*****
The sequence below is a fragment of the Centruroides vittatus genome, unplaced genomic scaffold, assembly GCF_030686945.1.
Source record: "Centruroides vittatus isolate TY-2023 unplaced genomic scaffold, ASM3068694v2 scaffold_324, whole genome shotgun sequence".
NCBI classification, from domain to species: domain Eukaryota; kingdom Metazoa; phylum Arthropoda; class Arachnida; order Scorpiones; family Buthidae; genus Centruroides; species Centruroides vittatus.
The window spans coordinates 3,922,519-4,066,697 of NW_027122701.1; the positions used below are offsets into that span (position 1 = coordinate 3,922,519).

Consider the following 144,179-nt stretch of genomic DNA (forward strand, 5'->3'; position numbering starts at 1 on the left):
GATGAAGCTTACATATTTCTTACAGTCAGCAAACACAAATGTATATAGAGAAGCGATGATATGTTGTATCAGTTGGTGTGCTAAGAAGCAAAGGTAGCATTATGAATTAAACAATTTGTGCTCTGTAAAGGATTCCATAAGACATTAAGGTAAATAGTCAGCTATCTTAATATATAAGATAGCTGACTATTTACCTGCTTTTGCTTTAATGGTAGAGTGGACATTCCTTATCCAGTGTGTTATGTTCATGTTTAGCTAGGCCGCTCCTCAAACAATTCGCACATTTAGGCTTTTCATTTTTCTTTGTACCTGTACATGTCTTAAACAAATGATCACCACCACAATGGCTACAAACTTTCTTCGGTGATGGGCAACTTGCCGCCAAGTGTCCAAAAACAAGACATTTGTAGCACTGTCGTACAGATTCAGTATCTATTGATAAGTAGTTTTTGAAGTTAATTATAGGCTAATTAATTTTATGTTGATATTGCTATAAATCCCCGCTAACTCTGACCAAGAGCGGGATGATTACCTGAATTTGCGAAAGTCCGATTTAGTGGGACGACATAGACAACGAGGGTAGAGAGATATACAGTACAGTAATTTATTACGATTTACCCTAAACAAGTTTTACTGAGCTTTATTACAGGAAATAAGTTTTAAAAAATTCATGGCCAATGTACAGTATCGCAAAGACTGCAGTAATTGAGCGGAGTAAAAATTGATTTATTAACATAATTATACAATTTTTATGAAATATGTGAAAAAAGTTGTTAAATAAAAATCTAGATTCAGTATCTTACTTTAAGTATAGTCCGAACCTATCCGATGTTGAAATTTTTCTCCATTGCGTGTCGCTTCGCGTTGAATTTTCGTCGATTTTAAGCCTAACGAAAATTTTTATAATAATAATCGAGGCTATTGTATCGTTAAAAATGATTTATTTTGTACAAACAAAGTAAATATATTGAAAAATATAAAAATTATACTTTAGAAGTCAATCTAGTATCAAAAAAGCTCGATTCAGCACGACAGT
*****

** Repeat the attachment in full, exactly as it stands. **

The sequence below is a fragment of the Centruroides vittatus genome, unplaced genomic scaffold, assembly GCF_030686945.1.
Source record: "Centruroides vittatus isolate TY-2023 unplaced genomic scaffold, ASM3068694v2 scaffold_324, whole genome shotgun sequence".
NCBI classification, from domain to species: domain Eukaryota; kingdom Metazoa; phylum Arthropoda; class Arachnida; order Scorpiones; family Buthidae; genus Centruroides; species Centruroides vittatus.
The window spans coordinates 3,922,519-4,066,697 of NW_027122701.1; the positions used below are offsets into that span (position 1 = coordinate 3,922,519).

Consider the following 144,179-nt stretch of genomic DNA (forward strand, 5'->3'; position numbering starts at 1 on the left):
GATGAAGCTTACATATTTCTTACAGTCAGCAAACACAAATGTATATAGAGAAGCGATGATATGTTGTATCAGTTGGTGTGCTAAGAAGCAAAGGTAGCATTATGAATTAAACAATTTGTGCTCTGTAAAGGATTCCATAAGACATTAAGGTAAATAGTCAGCTATCTTAATATATAAGATAGCTGACTATTTACCTGCTTTTGCTTTAATGGTAGAGTGGACATTCCTTATCCAGTGTGTTATGTTCATGTTTAGCTAGGCCGCTCCTCAAACAATTCGCACATTTAGGCTTTTCATTTTTCTTTGTACCTGTACATGTCTTAAACAAATGATCACCACCACAATGGCTACAAACTTTCTTCGGTGATGGGCAACTTGCCGCCAAGTGTCCAAAAACAAGACATTTGTAGCACTGTCGTACAGATTCAGTATCTATTGATAAGTAGTTTTTGAAGTTAATTATAGGCTAATTAATTTTATGTTGATATTGCTATAAATCCCCGCTAACTCTGACCAAGAGCGGGATGATTACCTGAATTTGCGAAAGTCCGATTTAGTGGGACGACATAGACAACGAGGGTAGAGAGATATACAGTACAGTAATTTATTACGATTTACCCTAAACAAGTTTTACTGAGCTTTATTACAGGAAATAAGTTTTAAAAAATTCATGGCCAATGTACAGTATCGCAAAGACTGCAGTAATTGAGCGGAGTAAAAATTGATTTATTAACATAATTATACAATTTTTATGAAATATGTGAAAAAAGTTGTTAAATAAAAATCTAGATTCAGTATCTTACTTTAAGTATAGTCCGAACCTATCCGATGTTGAAATTTTTCTCCATTGCGTGTCGCTTCGCGTTGAATTTTCGTCGATTTTAAGCCTAACGAAAATTTTTATAATAATAATCGAGGCTATTGTATCGTTAAAAATGATTTATTTTGTACAAACAAAGTAAATATATTGAAAAATATAAAAATTATACTTTAGAAGTCAATCTAGTATCAAAAAAGCTCGATTCAGCACGACAGT